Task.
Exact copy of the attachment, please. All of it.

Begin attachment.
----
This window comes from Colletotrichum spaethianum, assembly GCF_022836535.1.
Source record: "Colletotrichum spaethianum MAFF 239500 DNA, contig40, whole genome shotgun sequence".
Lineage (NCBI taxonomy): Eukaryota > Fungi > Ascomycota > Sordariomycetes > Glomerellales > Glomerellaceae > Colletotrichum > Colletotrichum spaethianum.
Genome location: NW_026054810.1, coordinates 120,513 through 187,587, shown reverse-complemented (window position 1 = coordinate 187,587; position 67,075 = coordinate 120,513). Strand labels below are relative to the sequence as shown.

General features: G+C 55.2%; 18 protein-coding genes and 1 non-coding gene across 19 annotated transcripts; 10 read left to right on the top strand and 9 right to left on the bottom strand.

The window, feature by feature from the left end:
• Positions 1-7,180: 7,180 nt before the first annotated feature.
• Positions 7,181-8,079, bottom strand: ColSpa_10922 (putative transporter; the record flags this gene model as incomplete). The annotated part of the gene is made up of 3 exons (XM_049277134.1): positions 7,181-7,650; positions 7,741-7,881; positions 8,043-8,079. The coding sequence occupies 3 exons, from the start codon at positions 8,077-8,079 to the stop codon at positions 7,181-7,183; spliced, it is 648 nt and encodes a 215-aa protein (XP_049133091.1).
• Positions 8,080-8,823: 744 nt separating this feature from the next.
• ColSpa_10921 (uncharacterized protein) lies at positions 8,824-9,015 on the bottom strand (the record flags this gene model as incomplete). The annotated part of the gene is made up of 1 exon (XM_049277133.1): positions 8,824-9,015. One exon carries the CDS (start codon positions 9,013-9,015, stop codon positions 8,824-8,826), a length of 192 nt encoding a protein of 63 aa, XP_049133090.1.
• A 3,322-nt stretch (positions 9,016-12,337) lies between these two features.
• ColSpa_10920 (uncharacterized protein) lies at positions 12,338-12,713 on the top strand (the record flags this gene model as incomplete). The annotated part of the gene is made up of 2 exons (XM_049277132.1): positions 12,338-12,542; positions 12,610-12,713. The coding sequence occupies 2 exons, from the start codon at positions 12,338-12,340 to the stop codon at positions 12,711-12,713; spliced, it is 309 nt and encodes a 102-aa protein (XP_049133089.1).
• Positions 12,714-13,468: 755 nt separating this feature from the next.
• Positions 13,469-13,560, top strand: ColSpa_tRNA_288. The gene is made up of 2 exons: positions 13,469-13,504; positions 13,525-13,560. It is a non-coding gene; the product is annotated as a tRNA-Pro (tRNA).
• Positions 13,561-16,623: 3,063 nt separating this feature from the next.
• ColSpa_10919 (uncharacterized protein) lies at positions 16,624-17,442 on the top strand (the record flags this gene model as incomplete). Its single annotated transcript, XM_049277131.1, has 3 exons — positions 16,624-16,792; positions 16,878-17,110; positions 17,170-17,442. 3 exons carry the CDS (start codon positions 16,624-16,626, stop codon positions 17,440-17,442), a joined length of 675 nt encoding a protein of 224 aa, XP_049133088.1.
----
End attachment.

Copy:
This window comes from Colletotrichum spaethianum, assembly GCF_022836535.1.
Source record: "Colletotrichum spaethianum MAFF 239500 DNA, contig40, whole genome shotgun sequence".
Lineage (NCBI taxonomy): Eukaryota > Fungi > Ascomycota > Sordariomycetes > Glomerellales > Glomerellaceae > Colletotrichum > Colletotrichum spaethianum.
Genome location: NW_026054810.1, coordinates 120,513 through 187,587, shown reverse-complemented (window position 1 = coordinate 187,587; position 67,075 = coordinate 120,513). Strand labels below are relative to the sequence as shown.

General features: G+C 55.2%; 18 protein-coding genes and 1 non-coding gene across 19 annotated transcripts; 10 read left to right on the top strand and 9 right to left on the bottom strand.

The window, feature by feature from the left end:
• Positions 1-7,180: 7,180 nt before the first annotated feature.
• Positions 7,181-8,079, bottom strand: ColSpa_10922 (putative transporter; the record flags this gene model as incomplete). The annotated part of the gene is made up of 3 exons (XM_049277134.1): positions 7,181-7,650; positions 7,741-7,881; positions 8,043-8,079. The coding sequence occupies 3 exons, from the start codon at positions 8,077-8,079 to the stop codon at positions 7,181-7,183; spliced, it is 648 nt and encodes a 215-aa protein (XP_049133091.1).
• Positions 8,080-8,823: 744 nt separating this feature from the next.
• ColSpa_10921 (uncharacterized protein) lies at positions 8,824-9,015 on the bottom strand (the record flags this gene model as incomplete). The annotated part of the gene is made up of 1 exon (XM_049277133.1): positions 8,824-9,015. One exon carries the CDS (start codon positions 9,013-9,015, stop codon positions 8,824-8,826), a length of 192 nt encoding a protein of 63 aa, XP_049133090.1.
• A 3,322-nt stretch (positions 9,016-12,337) lies between these two features.
• ColSpa_10920 (uncharacterized protein) lies at positions 12,338-12,713 on the top strand (the record flags this gene model as incomplete). The annotated part of the gene is made up of 2 exons (XM_049277132.1): positions 12,338-12,542; positions 12,610-12,713. The coding sequence occupies 2 exons, from the start codon at positions 12,338-12,340 to the stop codon at positions 12,711-12,713; spliced, it is 309 nt and encodes a 102-aa protein (XP_049133089.1).
• Positions 12,714-13,468: 755 nt separating this feature from the next.
• Positions 13,469-13,560, top strand: ColSpa_tRNA_288. The gene is made up of 2 exons: positions 13,469-13,504; positions 13,525-13,560. It is a non-coding gene; the product is annotated as a tRNA-Pro (tRNA).
• Positions 13,561-16,623: 3,063 nt separating this feature from the next.
• ColSpa_10919 (uncharacterized protein) lies at positions 16,624-17,442 on the top strand (the record flags this gene model as incomplete). Its single annotated transcript, XM_049277131.1, has 3 exons — positions 16,624-16,792; positions 16,878-17,110; positions 17,170-17,442. 3 exons carry the CDS (start codon positions 16,624-16,626, stop codon positions 17,440-17,442), a joined length of 675 nt encoding a protein of 224 aa, XP_049133088.1.